Haven't been as active on here these last few months due to the worsening of my Cardiomyopathy.
Basically my left ventricle is enlarged and out of synch with the right ventricle, the shortness of breath, doing any task whatsoever was really getting me down.
I have had a defib(ICD) fitted in my upper chest for ten years but it only paces the right ventricle.
My cardiologist mentioned that there is a brand new wireless piece of technology which synchronises the left and right and would I be interested in taking part in the trial, which as it stands has around 300 patients worldwide taking part.
This is it.....youtu.be/ro33O-eNMR8
I jumped at the chance..
So, after a few consultations with the incredible team of surgeons and cardiologists at Liverpool Heart & Chest Hospital along with some tests on myself to see if I was compatible for the trial, I was given the green light.
I was admitted on the Wednesday morning and was taken to theatre early afternoon and I had the battery and connecting transmitter implanted under general, which took just over three hours.
Then on Friday I was back in the Cath theatre for anther three hour procedure, only this time under local, where-by the surgeon went into the main artery in my groin, up and over the lungs and down into the LV of my heart, before burying the tiny grain of rice sized receiver into the wall of the left ventricle..A very tricky procedure which could've gone either way..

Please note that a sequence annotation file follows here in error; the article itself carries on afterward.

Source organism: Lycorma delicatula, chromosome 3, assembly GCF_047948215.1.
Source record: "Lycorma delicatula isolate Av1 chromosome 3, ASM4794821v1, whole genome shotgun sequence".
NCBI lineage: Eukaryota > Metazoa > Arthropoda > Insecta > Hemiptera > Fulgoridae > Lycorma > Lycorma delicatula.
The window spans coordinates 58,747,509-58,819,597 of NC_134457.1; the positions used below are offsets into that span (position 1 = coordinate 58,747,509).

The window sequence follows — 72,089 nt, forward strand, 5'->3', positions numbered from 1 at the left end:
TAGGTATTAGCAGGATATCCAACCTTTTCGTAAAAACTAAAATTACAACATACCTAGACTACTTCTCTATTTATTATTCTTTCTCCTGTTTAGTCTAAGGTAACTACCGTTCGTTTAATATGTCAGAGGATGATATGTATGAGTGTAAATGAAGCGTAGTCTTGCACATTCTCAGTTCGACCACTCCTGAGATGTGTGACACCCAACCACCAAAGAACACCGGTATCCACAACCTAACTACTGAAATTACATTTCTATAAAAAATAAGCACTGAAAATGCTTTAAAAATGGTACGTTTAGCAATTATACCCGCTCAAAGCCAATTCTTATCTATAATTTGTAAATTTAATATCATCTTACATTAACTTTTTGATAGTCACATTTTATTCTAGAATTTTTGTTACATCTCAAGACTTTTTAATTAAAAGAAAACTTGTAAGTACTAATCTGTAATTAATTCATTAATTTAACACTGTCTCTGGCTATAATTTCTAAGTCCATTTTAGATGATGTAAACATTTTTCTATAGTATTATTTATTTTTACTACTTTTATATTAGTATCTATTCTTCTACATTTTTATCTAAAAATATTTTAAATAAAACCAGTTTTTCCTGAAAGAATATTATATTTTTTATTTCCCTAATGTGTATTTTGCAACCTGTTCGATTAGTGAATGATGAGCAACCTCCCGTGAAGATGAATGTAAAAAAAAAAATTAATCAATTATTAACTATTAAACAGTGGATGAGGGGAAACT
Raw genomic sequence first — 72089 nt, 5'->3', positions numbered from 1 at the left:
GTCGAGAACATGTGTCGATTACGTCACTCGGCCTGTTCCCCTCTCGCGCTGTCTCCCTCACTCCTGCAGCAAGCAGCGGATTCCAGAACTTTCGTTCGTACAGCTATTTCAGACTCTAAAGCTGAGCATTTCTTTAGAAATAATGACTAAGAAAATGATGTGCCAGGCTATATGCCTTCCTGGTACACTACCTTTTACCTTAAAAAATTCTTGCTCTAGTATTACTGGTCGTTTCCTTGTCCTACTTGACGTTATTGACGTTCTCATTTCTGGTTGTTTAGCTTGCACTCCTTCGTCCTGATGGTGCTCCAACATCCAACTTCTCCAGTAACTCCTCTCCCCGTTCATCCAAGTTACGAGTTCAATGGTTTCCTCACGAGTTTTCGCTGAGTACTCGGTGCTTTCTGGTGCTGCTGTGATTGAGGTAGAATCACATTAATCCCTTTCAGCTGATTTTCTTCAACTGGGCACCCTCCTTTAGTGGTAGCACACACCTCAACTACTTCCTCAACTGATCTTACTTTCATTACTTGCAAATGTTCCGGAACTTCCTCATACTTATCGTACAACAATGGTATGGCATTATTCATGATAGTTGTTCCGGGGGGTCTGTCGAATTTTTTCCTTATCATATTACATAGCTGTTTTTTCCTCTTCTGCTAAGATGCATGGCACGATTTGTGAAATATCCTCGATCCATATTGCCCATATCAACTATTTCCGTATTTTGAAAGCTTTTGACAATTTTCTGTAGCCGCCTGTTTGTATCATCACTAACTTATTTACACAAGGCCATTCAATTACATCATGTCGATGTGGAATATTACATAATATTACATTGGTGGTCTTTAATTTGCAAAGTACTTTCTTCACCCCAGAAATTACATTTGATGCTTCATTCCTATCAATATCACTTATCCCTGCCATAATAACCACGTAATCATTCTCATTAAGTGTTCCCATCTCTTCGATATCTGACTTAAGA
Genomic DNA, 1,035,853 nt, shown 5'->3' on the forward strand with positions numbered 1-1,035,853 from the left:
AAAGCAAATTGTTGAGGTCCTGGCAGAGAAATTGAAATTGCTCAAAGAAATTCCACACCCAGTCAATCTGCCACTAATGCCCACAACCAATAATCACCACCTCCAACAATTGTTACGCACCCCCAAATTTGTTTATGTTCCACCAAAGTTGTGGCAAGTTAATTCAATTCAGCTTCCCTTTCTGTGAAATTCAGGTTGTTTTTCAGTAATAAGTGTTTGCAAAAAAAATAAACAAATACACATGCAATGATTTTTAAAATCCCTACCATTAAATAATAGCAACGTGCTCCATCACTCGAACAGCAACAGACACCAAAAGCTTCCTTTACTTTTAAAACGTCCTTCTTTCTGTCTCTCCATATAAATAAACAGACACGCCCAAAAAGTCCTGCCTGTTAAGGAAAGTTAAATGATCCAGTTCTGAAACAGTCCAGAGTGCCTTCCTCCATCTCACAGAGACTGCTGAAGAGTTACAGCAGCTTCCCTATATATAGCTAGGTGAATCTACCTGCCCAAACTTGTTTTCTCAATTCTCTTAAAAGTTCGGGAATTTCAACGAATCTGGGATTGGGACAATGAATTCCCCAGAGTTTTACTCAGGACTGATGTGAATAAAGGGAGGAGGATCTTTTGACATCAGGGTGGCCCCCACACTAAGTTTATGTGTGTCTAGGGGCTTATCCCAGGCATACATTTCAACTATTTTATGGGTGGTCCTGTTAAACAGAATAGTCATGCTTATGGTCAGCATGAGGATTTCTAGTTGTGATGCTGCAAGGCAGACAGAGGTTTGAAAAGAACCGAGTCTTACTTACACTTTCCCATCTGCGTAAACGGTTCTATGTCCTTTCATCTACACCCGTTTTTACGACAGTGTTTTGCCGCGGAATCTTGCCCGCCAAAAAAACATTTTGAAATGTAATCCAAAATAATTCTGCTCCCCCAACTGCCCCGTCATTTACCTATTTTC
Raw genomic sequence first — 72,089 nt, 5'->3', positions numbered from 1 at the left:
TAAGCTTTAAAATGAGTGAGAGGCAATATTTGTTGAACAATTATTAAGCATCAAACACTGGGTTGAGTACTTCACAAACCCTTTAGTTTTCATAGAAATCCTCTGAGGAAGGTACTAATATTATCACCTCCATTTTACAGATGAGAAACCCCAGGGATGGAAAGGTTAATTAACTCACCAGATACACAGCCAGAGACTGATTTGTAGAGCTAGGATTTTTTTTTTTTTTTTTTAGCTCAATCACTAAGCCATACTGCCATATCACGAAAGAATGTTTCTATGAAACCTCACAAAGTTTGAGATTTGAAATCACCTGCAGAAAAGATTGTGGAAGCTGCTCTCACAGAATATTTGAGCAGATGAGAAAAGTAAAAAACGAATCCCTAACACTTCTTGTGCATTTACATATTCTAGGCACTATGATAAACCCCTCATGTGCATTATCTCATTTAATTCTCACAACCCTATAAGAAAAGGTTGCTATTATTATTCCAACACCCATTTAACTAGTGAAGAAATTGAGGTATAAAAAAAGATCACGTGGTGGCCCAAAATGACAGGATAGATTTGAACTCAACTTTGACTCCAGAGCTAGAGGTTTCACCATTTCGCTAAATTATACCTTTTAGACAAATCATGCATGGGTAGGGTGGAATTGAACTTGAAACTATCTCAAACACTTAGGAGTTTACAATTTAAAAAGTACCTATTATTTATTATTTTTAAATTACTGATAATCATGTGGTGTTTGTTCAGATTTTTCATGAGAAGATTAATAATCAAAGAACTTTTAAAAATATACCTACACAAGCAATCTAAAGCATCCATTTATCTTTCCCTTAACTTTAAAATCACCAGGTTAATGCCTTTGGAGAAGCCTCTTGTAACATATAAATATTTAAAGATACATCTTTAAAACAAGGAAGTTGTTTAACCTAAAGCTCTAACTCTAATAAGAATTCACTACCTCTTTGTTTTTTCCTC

It was only the surgeons second time he done this operation but he was super confident and I had every faith in him to do the job.
Eventually he turned to me and said we are in and all done.
The dozen or so people in theatre were in awe of what they had just witnessed, radiologists, physiologists, nurologists, they were blown away with the technology involved.. one of the nurses was in tears..This was only the fifth time this procedure has taken place at LHCH.
I had just taken part in ground breaking surgery, which if successful, will help people with heart failure around the world.
I had a chest x-ray and some blood tests done on the Saturday morning and was discharged later in the afternoon and flew home in time to watch the might reds smash Man City 3-1 the following day.
You're wanting to know if it's made any difference aren't you?
Well, the trial is a double blinded trial, so I have been assigned to one of two groups.
Group A has had the device turned on and is pacing in synch as programmed
Group B on the other hand hasn't been activated and will rely on the placebo effect along with a regime of meds to take
I will be monitored every two months and after six months they will inform me of which group I was assigned and the device will be switched on if I was assigned to group B as will everyone who is taking part.
I say double blinded, as even the surgeon and everyone in theatre didn't know either..
I do feel better though I must admit.. my breathing is much better.. but is that the blood thinners they've given me and the overall positivity?
I went back to work yesterday, still can't drive though until next week.
Anyways, just thought I'd share this with you all..
If you have heart failure or know someone who has, hopefully this style of technology could help you or a family member?
One thing I will say is how utterly professional and caring every member of staff was at LHCH during my 3 day stay.
I don't know whether it is just me getting older but the surgical team of around a dozen must've had an average age of late 30's early 40's.. super confident surgeons embracing the technology.. In fact one of the chaps had an Ipad in his hand stood next to the surgeon looking at the mass of monitor screens to my left..
Don't think i'm quite ready to meet the bearded man in the white robe just yet !